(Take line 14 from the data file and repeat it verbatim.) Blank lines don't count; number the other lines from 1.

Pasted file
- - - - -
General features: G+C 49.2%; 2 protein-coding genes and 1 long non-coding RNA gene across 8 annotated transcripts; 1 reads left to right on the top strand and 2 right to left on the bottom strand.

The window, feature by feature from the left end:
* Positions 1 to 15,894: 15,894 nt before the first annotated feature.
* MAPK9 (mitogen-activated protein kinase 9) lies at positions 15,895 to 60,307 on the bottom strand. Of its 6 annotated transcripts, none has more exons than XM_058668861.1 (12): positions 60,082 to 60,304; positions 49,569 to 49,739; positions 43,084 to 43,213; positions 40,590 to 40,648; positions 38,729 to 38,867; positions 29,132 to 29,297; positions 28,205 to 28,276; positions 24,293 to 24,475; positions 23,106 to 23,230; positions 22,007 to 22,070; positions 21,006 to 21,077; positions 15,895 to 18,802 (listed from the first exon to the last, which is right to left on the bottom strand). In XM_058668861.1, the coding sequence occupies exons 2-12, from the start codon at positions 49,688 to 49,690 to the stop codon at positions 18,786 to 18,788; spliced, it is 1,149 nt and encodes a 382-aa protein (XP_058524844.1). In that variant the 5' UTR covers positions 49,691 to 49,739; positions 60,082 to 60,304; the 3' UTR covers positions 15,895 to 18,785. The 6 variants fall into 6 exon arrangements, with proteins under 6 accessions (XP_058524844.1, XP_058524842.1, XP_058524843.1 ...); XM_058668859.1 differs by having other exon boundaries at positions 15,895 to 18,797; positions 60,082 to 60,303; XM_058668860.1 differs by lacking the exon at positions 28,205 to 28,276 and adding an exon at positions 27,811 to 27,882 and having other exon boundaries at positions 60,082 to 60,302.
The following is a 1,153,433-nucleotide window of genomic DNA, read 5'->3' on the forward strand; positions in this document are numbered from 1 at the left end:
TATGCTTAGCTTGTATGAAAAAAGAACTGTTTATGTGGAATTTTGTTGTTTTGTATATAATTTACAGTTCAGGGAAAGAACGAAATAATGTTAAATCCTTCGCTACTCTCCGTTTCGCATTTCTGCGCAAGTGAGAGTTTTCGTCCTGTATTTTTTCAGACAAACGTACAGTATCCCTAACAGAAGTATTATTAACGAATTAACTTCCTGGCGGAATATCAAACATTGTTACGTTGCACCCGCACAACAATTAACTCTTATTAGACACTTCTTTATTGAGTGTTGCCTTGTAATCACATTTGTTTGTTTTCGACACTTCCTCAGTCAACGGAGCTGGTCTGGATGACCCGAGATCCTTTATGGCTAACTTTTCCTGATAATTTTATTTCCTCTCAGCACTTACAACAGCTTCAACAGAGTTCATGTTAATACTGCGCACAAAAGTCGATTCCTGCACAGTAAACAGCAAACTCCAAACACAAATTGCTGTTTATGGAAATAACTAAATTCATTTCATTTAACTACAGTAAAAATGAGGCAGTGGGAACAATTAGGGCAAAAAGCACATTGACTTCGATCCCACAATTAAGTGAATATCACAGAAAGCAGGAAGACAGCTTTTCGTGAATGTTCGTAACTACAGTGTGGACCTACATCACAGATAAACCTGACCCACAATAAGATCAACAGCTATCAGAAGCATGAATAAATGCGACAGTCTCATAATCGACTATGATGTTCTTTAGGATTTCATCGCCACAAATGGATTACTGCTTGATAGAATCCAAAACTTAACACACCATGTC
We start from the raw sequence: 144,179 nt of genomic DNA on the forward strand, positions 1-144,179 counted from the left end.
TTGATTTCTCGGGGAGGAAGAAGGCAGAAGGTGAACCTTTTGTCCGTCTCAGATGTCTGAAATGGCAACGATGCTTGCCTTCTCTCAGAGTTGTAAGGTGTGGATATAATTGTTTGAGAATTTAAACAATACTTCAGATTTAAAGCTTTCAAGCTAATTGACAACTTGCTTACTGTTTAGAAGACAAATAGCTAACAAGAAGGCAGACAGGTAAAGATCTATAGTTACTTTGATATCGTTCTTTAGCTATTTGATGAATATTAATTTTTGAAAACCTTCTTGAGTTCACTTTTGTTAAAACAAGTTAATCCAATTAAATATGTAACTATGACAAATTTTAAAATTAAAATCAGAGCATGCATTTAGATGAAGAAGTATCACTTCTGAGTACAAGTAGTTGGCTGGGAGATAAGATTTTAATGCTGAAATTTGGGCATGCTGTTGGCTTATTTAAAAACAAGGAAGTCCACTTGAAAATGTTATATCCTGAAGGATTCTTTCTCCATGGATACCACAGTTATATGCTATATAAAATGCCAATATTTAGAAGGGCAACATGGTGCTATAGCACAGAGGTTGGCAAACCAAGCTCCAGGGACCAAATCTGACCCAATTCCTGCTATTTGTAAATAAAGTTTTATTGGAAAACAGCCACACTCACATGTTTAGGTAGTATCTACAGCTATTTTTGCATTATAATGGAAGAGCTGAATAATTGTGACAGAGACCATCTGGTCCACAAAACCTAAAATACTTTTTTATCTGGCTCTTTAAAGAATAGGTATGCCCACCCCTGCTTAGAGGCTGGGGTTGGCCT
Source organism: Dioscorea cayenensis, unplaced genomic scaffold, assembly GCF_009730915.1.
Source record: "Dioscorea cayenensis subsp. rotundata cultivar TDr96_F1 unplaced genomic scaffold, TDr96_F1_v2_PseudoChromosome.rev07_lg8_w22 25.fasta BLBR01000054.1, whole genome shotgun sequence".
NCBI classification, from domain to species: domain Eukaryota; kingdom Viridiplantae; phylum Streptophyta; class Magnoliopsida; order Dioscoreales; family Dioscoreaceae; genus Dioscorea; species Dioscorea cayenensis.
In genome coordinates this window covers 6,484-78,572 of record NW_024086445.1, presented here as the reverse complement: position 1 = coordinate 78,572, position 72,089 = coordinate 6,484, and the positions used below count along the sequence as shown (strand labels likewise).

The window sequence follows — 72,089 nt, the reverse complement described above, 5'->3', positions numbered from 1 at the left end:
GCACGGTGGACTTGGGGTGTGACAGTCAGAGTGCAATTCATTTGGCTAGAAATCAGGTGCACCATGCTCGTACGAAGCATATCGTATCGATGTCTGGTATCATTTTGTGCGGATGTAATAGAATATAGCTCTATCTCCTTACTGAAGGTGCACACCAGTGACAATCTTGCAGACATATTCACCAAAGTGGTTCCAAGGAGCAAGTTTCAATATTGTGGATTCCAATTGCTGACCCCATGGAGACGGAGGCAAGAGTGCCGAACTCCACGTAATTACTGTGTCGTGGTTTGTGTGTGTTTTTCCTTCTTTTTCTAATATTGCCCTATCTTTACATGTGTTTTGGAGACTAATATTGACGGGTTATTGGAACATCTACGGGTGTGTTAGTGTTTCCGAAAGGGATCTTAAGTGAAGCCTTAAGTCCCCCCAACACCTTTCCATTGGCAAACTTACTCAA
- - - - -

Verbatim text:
GCACGGTGGACTTGGGGTGTGACAGTCAGAGTGCAATTCATTTGGCTAGAAATCAGGTGCACCATGCTCGTACGAAGCATATCGTATCGATGTCTGGTATCATTTTGTGCGGATGTAATAGAATATAGCTCTATCTCCTTACTGAAGGTGCACACCAGTGACAATCTTGCAGACATATTCACCAAAGTGGTTCCAAGGAGCAAGTTTCAATATTGTGGATTCCAATTGCTGACCCCATGGAGACGGAGGCAAGAGTGCCGAACTCCACGTAATTACTGTGTCGTGGTTTGTGTGTGTTTTTCCTTCTTTTTCTAATATTGCCCTATCTTTACATGTGTTTTGGAGACTAATATTGACGGGTTATTGGAACATCTACGGGTGTGTTAGTGTTTCCGAAAGGGATCTTAAGTGAAGCCTTAAGTCCCCCCAACACCTTTCCATTGGCAAACTTACTCAA